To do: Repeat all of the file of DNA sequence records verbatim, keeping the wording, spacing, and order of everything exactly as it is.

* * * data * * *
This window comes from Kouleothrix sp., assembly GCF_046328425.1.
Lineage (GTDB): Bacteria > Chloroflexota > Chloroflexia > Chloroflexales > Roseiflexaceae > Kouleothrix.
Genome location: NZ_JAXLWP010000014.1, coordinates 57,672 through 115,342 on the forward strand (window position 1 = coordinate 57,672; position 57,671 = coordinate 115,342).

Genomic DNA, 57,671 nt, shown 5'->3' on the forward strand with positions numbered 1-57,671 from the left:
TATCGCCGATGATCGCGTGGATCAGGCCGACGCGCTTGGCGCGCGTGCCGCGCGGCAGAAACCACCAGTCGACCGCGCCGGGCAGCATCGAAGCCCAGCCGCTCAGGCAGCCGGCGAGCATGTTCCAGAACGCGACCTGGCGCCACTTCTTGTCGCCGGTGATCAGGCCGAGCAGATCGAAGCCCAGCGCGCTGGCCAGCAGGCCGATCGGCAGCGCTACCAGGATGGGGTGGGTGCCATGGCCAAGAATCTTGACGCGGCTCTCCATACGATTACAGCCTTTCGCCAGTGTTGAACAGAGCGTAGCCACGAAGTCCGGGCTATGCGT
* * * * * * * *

This window comes from Kouleothrix sp., assembly GCF_046328425.1.
Lineage (GTDB): Bacteria > Chloroflexota > Chloroflexia > Chloroflexales > Roseiflexaceae > Kouleothrix.
Genome location: NZ_JAXLWP010000014.1, coordinates 57,672 through 115,342 on the forward strand (window position 1 = coordinate 57,672; position 57,671 = coordinate 115,342).

Genomic DNA, 57,671 nt, shown 5'->3' on the forward strand with positions numbered 1-57,671 from the left:
TATCGCCGATGATCGCGTGGATCAGGCCGACGCGCTTGGCGCGCGTGCCGCGCGGCAGAAACCACCAGTCGACCGCGCCGGGCAGCATCGAAGCCCAGCCGCTCAGGCAGCCGGCGAGCATGTTCCAGAACGCGACCTGGCGCCACTTCTTGTCGCCGGTGATCAGGCCGAGCAGATCGAAGCCCAGCGCGCTGGCCAGCAGGCCGATCGGCAGCGCTACCAGGATGGGGTGGGTGCCATGGCCAAGAATCTTGACGCGGCTCTCCATACGATTACAGCCTTTCGCCAGTGTTGAACAGAGCGTAGCCACGAAGTCCGGGCTATGCGT